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Uniquely USask: Nobel Prize medal a lasting legacy

Over 35 years at the University of Saskatchewan (USask), Patrick Hayes has had the distinct pleasure of personally perusing a plethora of memorable manuscripts, historic heirlooms and cherished collections.

But the day he first held Dr. Henry Taube’s (PhD) Nobel Prize medal in his hands in 2011 was unlike any other.

“That was special,” said Hayes, USask’s archives technician in the University Archives and Special Collections department. “I remember when I was unpacking the box when the shipment arrived and I took it out to the reading room and I was showing everybody and nobody that I showed it to that first day had ever seen one. We have a lot of unique things, one-of-a-kind things, but that one was beyond any of the other ones that we have."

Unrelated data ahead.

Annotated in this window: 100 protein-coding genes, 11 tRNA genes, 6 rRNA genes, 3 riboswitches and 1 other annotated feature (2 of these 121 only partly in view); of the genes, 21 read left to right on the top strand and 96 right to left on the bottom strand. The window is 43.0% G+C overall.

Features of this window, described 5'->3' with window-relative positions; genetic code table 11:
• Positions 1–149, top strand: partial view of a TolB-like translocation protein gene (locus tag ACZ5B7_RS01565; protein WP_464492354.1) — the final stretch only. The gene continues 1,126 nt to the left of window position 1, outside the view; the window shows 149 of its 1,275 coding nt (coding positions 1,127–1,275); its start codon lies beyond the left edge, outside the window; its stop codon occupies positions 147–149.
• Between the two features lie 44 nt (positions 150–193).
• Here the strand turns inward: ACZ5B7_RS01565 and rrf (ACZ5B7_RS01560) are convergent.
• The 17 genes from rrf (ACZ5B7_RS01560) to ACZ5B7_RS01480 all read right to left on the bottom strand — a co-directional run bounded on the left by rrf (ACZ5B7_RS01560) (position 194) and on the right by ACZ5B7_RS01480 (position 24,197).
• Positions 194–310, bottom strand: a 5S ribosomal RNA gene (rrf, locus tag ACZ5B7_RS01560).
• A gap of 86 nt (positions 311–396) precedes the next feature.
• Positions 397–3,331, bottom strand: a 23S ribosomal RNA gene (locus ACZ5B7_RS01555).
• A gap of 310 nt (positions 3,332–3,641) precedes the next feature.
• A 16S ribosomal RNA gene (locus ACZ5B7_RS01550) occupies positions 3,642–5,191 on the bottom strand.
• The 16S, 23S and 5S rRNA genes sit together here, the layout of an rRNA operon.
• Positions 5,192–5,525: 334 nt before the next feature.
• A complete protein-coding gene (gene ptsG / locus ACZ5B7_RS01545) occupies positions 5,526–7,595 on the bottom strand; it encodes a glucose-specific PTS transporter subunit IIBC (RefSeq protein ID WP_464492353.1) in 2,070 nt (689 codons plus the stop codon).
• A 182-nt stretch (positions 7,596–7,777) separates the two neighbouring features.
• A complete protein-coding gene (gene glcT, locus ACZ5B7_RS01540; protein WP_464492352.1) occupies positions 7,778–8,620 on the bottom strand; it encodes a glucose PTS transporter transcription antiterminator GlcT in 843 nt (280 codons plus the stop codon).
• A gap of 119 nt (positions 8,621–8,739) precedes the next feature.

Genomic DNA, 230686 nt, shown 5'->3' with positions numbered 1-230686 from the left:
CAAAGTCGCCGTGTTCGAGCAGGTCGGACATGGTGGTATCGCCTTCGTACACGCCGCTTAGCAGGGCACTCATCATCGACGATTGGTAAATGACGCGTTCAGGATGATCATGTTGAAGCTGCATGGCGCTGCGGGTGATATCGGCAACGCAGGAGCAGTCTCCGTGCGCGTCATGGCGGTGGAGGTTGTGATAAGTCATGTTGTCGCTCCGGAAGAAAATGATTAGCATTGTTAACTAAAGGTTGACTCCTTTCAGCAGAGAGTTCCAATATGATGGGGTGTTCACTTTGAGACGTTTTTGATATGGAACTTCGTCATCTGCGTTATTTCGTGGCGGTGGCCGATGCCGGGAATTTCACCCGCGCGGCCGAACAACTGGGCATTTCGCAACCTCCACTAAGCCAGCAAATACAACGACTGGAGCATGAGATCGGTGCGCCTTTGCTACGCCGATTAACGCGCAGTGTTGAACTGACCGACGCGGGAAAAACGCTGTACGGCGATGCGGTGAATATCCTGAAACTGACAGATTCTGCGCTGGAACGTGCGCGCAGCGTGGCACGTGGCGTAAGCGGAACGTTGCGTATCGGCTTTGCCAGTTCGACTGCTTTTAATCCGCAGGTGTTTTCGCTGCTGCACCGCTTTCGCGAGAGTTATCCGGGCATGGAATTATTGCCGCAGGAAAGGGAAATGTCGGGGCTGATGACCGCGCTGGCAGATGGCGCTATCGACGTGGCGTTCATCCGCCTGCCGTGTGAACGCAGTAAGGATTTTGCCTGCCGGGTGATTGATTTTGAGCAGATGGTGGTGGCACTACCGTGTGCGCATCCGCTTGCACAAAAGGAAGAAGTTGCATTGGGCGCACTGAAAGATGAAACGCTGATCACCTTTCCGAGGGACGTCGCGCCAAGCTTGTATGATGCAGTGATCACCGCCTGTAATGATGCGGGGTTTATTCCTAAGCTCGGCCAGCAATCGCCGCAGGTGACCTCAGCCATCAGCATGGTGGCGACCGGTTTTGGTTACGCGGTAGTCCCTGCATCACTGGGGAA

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Taube’s Nobel Prize medal for chemistry was awarded in 1983 when he became the first USask graduate to receive the Nobel Prize and only the second laureate associated with the university, joining former physics professor Gerhard Herzberg. Taube, who was born in Neudorf, Sask., earned bachelor’s (1935) and master’s (1937) degrees at USask and studied under Herzberg before going on to become one of the world’s leading chemistry researchers.

Read more at USask news.

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